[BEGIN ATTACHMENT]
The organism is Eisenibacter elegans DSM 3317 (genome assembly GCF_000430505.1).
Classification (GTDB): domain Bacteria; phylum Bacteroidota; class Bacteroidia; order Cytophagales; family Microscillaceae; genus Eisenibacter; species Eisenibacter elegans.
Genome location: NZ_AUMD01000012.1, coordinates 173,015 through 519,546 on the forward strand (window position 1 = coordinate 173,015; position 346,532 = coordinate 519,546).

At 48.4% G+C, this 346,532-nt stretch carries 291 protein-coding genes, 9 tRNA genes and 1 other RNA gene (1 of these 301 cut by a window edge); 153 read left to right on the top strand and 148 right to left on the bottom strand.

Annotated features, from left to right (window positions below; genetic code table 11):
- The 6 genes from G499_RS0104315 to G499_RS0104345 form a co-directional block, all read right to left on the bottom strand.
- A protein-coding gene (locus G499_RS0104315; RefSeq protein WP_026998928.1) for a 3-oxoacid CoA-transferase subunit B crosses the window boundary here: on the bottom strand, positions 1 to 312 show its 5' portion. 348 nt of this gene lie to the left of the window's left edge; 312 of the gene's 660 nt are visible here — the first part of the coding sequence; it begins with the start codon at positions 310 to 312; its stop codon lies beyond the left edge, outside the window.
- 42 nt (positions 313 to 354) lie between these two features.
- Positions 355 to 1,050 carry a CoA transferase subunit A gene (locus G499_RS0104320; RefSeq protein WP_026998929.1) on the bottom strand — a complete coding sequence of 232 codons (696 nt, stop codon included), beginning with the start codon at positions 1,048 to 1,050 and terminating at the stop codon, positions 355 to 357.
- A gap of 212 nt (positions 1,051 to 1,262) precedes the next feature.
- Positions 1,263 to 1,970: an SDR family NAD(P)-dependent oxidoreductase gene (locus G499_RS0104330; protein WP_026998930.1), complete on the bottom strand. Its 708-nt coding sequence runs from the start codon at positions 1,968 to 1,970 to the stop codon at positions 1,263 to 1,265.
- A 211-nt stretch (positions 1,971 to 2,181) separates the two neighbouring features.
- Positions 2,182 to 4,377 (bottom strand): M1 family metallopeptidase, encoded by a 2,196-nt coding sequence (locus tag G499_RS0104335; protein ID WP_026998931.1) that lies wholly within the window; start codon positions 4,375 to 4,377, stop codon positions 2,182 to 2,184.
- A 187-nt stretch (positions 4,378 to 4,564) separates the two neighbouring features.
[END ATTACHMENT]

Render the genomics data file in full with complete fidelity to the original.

The organism is Eisenibacter elegans DSM 3317 (genome assembly GCF_000430505.1).
Classification (GTDB): domain Bacteria; phylum Bacteroidota; class Bacteroidia; order Cytophagales; family Microscillaceae; genus Eisenibacter; species Eisenibacter elegans.
Genome location: NZ_AUMD01000012.1, coordinates 173,015 through 519,546 on the forward strand (window position 1 = coordinate 173,015; position 346,532 = coordinate 519,546).

At 48.4% G+C, this 346,532-nt stretch carries 291 protein-coding genes, 9 tRNA genes and 1 other RNA gene (1 of these 301 cut by a window edge); 153 read left to right on the top strand and 148 right to left on the bottom strand.

Annotated features, from left to right (window positions below; genetic code table 11):
- The 6 genes from G499_RS0104315 to G499_RS0104345 form a co-directional block, all read right to left on the bottom strand.
- A protein-coding gene (locus G499_RS0104315; RefSeq protein WP_026998928.1) for a 3-oxoacid CoA-transferase subunit B crosses the window boundary here: on the bottom strand, positions 1 to 312 show its 5' portion. 348 nt of this gene lie to the left of the window's left edge; 312 of the gene's 660 nt are visible here — the first part of the coding sequence; it begins with the start codon at positions 310 to 312; its stop codon lies beyond the left edge, outside the window.
- 42 nt (positions 313 to 354) lie between these two features.
- Positions 355 to 1,050 carry a CoA transferase subunit A gene (locus G499_RS0104320; RefSeq protein WP_026998929.1) on the bottom strand — a complete coding sequence of 232 codons (696 nt, stop codon included), beginning with the start codon at positions 1,048 to 1,050 and terminating at the stop codon, positions 355 to 357.
- A gap of 212 nt (positions 1,051 to 1,262) precedes the next feature.
- Positions 1,263 to 1,970: an SDR family NAD(P)-dependent oxidoreductase gene (locus G499_RS0104330; protein WP_026998930.1), complete on the bottom strand. Its 708-nt coding sequence runs from the start codon at positions 1,968 to 1,970 to the stop codon at positions 1,263 to 1,265.
- A 211-nt stretch (positions 1,971 to 2,181) separates the two neighbouring features.
- Positions 2,182 to 4,377 (bottom strand): M1 family metallopeptidase, encoded by a 2,196-nt coding sequence (locus tag G499_RS0104335; protein ID WP_026998931.1) that lies wholly within the window; start codon positions 4,375 to 4,377, stop codon positions 2,182 to 2,184.
- A 187-nt stretch (positions 4,378 to 4,564) separates the two neighbouring features.